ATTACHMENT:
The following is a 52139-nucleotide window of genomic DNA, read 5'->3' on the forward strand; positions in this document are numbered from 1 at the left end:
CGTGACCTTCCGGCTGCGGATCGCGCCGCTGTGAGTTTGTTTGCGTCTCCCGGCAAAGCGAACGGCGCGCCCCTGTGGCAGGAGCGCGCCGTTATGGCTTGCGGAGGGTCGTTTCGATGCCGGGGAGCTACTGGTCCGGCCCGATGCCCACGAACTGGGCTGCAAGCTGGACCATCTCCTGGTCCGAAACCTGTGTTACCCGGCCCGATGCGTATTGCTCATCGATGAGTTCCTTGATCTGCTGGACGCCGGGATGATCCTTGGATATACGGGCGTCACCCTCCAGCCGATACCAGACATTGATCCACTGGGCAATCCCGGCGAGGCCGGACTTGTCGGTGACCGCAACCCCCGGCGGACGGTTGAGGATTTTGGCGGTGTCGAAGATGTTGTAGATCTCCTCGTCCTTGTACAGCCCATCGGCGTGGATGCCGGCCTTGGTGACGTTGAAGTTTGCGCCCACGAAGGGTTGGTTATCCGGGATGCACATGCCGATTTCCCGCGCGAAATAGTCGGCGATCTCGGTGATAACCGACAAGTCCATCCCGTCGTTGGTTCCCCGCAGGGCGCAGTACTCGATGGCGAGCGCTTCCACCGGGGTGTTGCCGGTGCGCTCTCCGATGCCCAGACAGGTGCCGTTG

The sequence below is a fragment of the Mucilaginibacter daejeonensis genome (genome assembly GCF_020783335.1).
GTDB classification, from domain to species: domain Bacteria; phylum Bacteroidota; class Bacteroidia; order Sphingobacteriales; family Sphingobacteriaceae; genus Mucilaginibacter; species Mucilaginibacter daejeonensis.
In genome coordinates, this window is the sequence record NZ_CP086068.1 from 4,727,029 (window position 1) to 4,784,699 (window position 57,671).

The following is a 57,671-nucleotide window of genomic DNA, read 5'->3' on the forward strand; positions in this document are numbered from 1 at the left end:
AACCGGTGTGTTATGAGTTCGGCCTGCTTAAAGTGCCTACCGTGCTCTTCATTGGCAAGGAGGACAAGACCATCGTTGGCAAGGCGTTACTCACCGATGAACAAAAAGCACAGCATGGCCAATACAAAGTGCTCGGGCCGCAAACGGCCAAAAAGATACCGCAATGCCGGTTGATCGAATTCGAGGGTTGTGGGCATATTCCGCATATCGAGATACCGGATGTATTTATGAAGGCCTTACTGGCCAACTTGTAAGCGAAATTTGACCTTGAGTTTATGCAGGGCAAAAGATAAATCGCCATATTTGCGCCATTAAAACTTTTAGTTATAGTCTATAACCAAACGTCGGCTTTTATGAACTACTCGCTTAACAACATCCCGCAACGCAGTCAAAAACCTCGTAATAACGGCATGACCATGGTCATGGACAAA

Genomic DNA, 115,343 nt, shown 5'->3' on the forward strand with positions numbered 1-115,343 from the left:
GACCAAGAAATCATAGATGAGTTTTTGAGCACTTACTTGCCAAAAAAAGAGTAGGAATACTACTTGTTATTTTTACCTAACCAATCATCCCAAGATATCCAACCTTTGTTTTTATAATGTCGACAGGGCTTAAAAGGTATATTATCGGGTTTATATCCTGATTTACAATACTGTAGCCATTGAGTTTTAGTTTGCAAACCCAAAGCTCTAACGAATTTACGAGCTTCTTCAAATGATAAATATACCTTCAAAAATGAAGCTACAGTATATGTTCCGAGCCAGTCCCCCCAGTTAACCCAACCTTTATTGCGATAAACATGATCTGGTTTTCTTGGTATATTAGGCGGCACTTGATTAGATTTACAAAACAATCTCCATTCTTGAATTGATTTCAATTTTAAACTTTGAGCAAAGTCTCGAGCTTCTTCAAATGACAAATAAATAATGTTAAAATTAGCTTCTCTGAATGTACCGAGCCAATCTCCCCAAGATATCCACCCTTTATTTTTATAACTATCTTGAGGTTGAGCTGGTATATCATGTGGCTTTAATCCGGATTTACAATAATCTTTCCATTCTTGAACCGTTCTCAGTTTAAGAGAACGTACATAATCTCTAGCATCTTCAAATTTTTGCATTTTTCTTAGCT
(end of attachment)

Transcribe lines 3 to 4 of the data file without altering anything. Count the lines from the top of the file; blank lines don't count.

The sequence below is a fragment of the Mucilaginibacter daejeonensis genome (genome assembly GCF_020783335.1).
GTDB classification, from domain to species: domain Bacteria; phylum Bacteroidota; class Bacteroidia; order Sphingobacteriales; family Sphingobacteriaceae; genus Mucilaginibacter; species Mucilaginibacter daejeonensis.